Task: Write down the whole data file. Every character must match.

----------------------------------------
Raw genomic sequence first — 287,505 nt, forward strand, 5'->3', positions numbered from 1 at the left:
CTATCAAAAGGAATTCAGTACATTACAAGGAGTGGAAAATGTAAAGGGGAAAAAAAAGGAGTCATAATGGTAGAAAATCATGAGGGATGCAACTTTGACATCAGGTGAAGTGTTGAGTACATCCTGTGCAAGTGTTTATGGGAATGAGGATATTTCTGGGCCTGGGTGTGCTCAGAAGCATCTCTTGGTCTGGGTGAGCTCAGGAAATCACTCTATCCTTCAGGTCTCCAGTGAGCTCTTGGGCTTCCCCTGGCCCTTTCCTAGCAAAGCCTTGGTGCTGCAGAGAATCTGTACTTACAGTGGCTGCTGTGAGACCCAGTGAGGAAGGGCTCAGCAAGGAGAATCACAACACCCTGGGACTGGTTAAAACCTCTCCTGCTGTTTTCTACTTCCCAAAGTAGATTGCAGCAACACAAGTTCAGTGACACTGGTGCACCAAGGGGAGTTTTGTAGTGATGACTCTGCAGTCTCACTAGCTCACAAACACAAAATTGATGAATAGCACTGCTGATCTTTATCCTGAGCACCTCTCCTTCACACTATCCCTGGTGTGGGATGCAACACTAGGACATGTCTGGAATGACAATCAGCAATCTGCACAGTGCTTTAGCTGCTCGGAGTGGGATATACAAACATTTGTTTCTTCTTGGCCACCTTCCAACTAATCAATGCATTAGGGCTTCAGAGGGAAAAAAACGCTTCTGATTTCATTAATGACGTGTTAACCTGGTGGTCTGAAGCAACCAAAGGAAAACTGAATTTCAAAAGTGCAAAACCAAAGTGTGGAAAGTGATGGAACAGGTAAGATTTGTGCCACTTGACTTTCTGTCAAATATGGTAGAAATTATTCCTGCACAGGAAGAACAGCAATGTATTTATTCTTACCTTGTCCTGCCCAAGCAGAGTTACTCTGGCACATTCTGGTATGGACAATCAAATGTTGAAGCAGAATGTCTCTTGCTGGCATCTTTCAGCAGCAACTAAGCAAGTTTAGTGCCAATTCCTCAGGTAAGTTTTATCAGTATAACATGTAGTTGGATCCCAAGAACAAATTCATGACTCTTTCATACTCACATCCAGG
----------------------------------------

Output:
Raw genomic sequence first — 287,505 nt, forward strand, 5'->3', positions numbered from 1 at the left:
CTATCAAAAGGAATTCAGTACATTACAAGGAGTGGAAAATGTAAAGGGGAAAAAAAAGGAGTCATAATGGTAGAAAATCATGAGGGATGCAACTTTGACATCAGGTGAAGTGTTGAGTACATCCTGTGCAAGTGTTTATGGGAATGAGGATATTTCTGGGCCTGGGTGTGCTCAGAAGCATCTCTTGGTCTGGGTGAGCTCAGGAAATCACTCTATCCTTCAGGTCTCCAGTGAGCTCTTGGGCTTCCCCTGGCCCTTTCCTAGCAAAGCCTTGGTGCTGCAGAGAATCTGTACTTACAGTGGCTGCTGTGAGACCCAGTGAGGAAGGGCTCAGCAAGGAGAATCACAACACCCTGGGACTGGTTAAAACCTCTCCTGCTGTTTTCTACTTCCCAAAGTAGATTGCAGCAACACAAGTTCAGTGACACTGGTGCACCAAGGGGAGTTTTGTAGTGATGACTCTGCAGTCTCACTAGCTCACAAACACAAAATTGATGAATAGCACTGCTGATCTTTATCCTGAGCACCTCTCCTTCACACTATCCCTGGTGTGGGATGCAACACTAGGACATGTCTGGAATGACAATCAGCAATCTGCACAGTGCTTTAGCTGCTCGGAGTGGGATATACAAACATTTGTTTCTTCTTGGCCACCTTCCAACTAATCAATGCATTAGGGCTTCAGAGGGAAAAAAACGCTTCTGATTTCATTAATGACGTGTTAACCTGGTGGTCTGAAGCAACCAAAGGAAAACTGAATTTCAAAAGTGCAAAACCAAAGTGTGGAAAGTGATGGAACAGGTAAGATTTGTGCCACTTGACTTTCTGTCAAATATGGTAGAAATTATTCCTGCACAGGAAGAACAGCAATGTATTTATTCTTACCTTGTCCTGCCCAAGCAGAGTTACTCTGGCACATTCTGGTATGGACAATCAAATGTTGAAGCAGAATGTCTCTTGCTGGCATCTTTCAGCAGCAACTAAGCAAGTTTAGTGCCAATTCCTCAGGTAAGTTTTATCAGTATAACATGTAGTTGGATCCCAAGAACAAATTCATGACTCTTTCATACTCACATCCAGG